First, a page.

Insight Online News
Geneva, Apr 7 : On the eve of its 75th anniversary, the World Health Organization (WHO) marked the occasion on Thursday by calling for a renewed drive for health equity in the face of unprecedented threats.
Seventy-five years ago, after years of war, the nations of the world agreed to set up a new organization and “debated and agreed what this organization would be and do in a document called the Constitution of the World Health Organization,” the organization’s Director General, Tedros Adhanom Ghebreyesus, recalled at a press briefing here on Thursday.
“Tomorrow marks the 75th anniversary of the day that Constitution came into force. It was, and is, a landmark document,” he said.
The past decades have witnessed extraordinary progress in protecting people from diseases and destruction, including smallpox eradication, reducing the incidence of polio by 99 percent, saving millions of lives through childhood immunization, declines in maternal mortality, and improving health and well-being for millions more.
“And for the past three years, the WHO has coordinated the global response to the COVID-19 pandemic – the most severe health crisis in a century. We can’t claim sole credit for these achievements, but we have played a leading role in all of them,” Tedros said.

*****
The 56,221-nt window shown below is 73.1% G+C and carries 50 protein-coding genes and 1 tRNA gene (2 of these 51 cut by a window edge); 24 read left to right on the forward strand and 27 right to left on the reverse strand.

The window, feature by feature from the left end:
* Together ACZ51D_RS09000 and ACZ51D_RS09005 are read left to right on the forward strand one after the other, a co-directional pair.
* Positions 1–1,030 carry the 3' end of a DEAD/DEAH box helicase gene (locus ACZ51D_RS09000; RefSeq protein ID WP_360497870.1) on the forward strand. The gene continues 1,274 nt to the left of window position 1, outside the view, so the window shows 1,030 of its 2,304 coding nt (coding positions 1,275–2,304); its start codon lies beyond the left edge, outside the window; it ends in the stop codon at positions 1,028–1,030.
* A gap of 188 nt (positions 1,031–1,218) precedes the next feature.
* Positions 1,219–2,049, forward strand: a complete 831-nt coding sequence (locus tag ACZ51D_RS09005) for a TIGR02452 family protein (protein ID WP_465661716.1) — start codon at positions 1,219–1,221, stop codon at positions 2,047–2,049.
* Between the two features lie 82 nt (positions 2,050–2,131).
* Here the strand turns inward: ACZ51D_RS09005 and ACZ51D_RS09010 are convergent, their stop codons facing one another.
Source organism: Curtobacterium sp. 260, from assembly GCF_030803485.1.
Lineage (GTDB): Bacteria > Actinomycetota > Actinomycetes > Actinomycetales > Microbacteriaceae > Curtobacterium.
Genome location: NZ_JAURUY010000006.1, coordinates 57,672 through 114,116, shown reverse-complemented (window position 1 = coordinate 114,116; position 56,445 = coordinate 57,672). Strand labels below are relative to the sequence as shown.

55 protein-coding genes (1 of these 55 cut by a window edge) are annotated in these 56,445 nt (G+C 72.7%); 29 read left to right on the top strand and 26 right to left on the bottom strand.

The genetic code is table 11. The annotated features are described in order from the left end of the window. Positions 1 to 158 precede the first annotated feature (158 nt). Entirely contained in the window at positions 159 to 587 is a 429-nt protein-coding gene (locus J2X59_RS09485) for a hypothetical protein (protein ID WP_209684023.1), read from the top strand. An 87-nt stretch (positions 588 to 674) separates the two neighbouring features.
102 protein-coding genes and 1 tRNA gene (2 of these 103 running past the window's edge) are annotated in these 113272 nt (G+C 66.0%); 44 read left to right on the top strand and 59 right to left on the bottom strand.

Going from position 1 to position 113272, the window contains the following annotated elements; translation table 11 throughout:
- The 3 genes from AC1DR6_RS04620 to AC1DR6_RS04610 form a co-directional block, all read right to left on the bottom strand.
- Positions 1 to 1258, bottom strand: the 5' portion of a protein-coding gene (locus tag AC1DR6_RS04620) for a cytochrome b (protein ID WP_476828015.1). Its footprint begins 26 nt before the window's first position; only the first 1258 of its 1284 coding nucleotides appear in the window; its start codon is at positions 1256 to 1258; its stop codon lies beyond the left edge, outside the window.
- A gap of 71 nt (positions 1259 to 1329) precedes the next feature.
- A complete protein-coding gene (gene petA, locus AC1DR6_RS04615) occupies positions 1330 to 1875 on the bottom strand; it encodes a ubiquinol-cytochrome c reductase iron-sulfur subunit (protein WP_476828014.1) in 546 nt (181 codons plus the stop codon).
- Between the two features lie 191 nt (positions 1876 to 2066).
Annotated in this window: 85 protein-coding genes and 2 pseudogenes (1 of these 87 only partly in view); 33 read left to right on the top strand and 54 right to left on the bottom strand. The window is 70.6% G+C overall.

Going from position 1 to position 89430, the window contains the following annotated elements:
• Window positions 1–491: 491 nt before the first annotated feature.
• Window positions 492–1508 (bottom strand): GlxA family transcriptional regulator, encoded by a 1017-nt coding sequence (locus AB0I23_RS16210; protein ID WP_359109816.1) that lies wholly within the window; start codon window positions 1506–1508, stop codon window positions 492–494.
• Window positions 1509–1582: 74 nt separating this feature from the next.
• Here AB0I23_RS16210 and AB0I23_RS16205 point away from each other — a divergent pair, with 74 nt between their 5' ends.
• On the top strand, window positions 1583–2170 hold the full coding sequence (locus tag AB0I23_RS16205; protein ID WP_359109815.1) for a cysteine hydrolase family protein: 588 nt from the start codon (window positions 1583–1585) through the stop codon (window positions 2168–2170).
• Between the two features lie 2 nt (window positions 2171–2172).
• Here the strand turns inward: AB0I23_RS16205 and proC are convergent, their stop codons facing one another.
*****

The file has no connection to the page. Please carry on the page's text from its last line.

Despite the achievements, the WHO chief said that the world is still faced with many old and new challenges, particularly vast inequities in access to health services, major gaps in defense against health emergencies, and threats from health-harming products and the climate crisis.
To meet these challenges, the WHO urges countries to take urgent action to protect, support and expand the health workforce as a strategic priority. To avert a shortage of 10 million health workers globally by 2030, primarily in low and middle-income countries, the WHO recommends that investments in education, skills and decent jobs for health should be prioritized.
It has recently initiated a global education program on basic emergency care targeting 25 percent of nurses and midwives in 25 low and middle-income countries by the end of 2025. The program will provide nurses and midwives with the skills and competencies needed to make a major difference in saving lives.
“The WHO’s own story began 75 years ago, and it is still being written. The challenges we face today are very different to those in 1948, but our vision remains unchanged: the highest possible standard of health, for all people,” Tedros said.
UNIINDIA / XINHUA